In a nutshell
This study investigated the safety and effectiveness of albiglutide (Tanzeum) in preventing cardiovascular events (CVE) such as heart attacks and strokes in patients with type 2 diabetes (T2D) and heart disease. The main finding was that albiglutide reduced the risk of CVE in these patients.
Patients with T2D have a higher risk of heart disease. Therefore, there is a greater risk of people with T2D having heart attacks and strokes, and consequently dying due to heart problems. We call these adverse cardiovascular events (CVE).
Albiglutide is a drug used in the treatment of T2D. It is a GLP-1 agonist. It works by causing insulin to be released by the pancreas. Insulin is the hormone that controls blood sugar. There are many different GLP-1 agonists used in the treatment of T2D. Some have been shown to decrease the risk of adverse CVE in patients with T2D and heart disease. The ability of albiglutide to reduce the risk of adverse CVE in patients with T2D and heart disease is still not known.
Methods & findings
The study included 9463 patients with T2D and heart disease. Patients were randomly assigned to receive either albiglutide or a placebo (a drug that has no effect on the body). All patients also received standard treatments for T2D and heart disease. Patients were followed up for an average of 1.6 years.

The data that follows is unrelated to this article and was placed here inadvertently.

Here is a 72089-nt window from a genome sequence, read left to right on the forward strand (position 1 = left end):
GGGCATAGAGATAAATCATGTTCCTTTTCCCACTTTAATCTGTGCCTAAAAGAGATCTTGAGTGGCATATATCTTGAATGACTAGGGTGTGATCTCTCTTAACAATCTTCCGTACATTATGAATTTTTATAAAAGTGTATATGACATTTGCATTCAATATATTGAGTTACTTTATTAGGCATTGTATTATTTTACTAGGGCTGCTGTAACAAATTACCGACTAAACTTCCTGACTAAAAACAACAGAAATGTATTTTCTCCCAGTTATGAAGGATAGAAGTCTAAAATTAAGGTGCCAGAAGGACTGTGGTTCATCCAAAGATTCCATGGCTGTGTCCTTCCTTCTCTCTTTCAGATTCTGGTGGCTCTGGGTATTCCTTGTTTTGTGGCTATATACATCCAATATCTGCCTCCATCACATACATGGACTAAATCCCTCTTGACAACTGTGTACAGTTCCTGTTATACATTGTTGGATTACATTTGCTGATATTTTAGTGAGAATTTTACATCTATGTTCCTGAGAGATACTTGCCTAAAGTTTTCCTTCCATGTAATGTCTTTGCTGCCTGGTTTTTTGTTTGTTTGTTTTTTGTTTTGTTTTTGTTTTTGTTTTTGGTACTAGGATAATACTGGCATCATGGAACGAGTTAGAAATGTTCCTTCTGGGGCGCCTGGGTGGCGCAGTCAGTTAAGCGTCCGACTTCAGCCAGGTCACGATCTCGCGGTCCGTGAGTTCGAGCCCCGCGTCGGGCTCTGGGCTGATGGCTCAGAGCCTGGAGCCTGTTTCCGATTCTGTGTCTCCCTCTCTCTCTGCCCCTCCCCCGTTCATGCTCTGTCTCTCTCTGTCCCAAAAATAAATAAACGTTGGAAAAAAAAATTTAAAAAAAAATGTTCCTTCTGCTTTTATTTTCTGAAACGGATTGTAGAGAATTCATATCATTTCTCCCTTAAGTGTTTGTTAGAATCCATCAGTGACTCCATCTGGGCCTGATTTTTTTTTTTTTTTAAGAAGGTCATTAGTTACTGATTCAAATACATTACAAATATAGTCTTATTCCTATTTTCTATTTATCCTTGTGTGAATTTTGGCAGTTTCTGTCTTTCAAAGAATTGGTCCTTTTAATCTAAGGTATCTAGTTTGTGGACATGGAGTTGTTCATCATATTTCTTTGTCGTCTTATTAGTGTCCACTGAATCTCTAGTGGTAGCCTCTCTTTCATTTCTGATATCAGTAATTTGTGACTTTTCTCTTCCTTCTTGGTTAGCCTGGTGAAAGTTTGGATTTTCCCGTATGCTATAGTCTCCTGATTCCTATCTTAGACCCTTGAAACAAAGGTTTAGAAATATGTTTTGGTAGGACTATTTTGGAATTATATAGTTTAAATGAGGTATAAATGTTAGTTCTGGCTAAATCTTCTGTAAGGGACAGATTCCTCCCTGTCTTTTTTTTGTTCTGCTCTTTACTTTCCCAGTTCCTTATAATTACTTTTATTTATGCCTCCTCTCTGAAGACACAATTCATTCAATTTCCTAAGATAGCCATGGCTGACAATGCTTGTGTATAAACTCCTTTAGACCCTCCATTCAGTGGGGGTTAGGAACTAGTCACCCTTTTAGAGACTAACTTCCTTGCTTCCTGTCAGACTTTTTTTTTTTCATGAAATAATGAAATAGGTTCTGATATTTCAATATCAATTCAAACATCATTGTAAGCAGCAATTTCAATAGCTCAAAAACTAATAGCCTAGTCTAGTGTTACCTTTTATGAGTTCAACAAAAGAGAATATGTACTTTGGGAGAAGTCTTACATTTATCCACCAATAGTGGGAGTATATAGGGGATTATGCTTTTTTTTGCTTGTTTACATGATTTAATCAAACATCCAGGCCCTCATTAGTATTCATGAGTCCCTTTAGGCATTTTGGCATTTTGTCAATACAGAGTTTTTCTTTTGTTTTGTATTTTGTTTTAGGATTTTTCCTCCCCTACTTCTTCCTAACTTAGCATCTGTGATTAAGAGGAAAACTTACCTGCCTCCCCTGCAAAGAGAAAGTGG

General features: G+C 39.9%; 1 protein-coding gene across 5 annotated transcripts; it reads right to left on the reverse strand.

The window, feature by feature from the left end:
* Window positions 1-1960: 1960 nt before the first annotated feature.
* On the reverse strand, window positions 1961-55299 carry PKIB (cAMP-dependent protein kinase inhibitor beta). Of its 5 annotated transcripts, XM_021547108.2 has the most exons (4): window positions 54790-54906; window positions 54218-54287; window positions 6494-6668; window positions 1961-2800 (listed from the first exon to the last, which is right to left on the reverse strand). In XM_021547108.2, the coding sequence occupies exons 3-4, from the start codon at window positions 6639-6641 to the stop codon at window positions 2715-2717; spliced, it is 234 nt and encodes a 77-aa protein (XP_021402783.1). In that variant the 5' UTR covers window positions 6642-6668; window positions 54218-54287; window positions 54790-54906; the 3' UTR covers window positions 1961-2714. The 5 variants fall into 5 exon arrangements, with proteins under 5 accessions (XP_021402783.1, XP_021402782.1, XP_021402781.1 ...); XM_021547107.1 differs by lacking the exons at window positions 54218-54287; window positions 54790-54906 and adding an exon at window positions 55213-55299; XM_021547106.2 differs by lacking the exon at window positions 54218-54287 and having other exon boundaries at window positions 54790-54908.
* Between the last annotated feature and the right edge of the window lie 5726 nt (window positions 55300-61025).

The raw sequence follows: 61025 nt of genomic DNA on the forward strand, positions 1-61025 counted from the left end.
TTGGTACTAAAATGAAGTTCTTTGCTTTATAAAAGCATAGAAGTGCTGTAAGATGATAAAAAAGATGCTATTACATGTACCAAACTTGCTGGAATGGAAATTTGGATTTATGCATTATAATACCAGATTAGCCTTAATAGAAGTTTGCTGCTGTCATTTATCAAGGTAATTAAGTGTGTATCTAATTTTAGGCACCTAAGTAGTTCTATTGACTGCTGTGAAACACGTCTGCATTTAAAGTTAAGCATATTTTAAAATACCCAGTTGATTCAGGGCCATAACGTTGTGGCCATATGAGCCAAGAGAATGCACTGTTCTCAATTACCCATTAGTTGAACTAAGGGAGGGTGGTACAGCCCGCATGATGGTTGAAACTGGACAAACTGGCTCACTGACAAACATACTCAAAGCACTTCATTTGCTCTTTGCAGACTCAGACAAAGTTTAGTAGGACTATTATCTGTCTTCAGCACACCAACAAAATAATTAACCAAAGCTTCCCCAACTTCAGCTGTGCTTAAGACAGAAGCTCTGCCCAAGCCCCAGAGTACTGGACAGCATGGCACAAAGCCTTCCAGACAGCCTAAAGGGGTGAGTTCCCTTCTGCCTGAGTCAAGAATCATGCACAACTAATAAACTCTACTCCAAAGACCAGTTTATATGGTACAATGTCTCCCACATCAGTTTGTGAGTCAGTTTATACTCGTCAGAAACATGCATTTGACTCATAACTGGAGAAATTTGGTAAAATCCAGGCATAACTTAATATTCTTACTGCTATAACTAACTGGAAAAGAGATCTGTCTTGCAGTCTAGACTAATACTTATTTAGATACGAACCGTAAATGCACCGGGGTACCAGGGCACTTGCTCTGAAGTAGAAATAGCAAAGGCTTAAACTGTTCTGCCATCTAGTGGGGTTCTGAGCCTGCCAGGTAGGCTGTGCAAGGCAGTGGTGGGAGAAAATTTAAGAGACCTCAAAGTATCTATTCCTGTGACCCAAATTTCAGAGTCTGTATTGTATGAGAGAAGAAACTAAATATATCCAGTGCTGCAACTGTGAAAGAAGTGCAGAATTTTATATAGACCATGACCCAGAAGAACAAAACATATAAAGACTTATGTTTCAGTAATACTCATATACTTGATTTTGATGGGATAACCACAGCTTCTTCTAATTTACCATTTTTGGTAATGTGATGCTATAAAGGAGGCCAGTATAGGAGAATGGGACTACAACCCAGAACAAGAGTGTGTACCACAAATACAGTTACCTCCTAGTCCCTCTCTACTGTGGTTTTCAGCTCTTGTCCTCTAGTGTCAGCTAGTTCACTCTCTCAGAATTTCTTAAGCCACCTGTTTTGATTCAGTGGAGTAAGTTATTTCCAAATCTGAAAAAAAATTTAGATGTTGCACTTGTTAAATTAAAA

At follow-up, patients who were taking albiglutide were 22% less likely to have a heart attack, stroke or die from heart-related causes compared to those who took the placebo. The albiglutide-treated group also had greater reductions in their HbA1c (a marker of blood sugar control of the last 3 months) and weight loss compared to the placebo-treated group. There was no difference in serious side effects between the two groups.
The bottom line
The study concluded that albiglutide can reduce the risk of adverse cardiovascular events in patients with T2D and heart disease, without an increased safety risk.
The fine print
The follow-up period was quite short. Longer-term studies are needed to determine the long-term cardiovascular effects of albiglutide in these patients.
This study was funded by GlaxoSmithKline, the developer of albiglutide.
Discuss with your doctor any concerns you may have regarding treatment for T2D and heart disease.
Published By :
Lancet (London, England)
Oct 01, 2018
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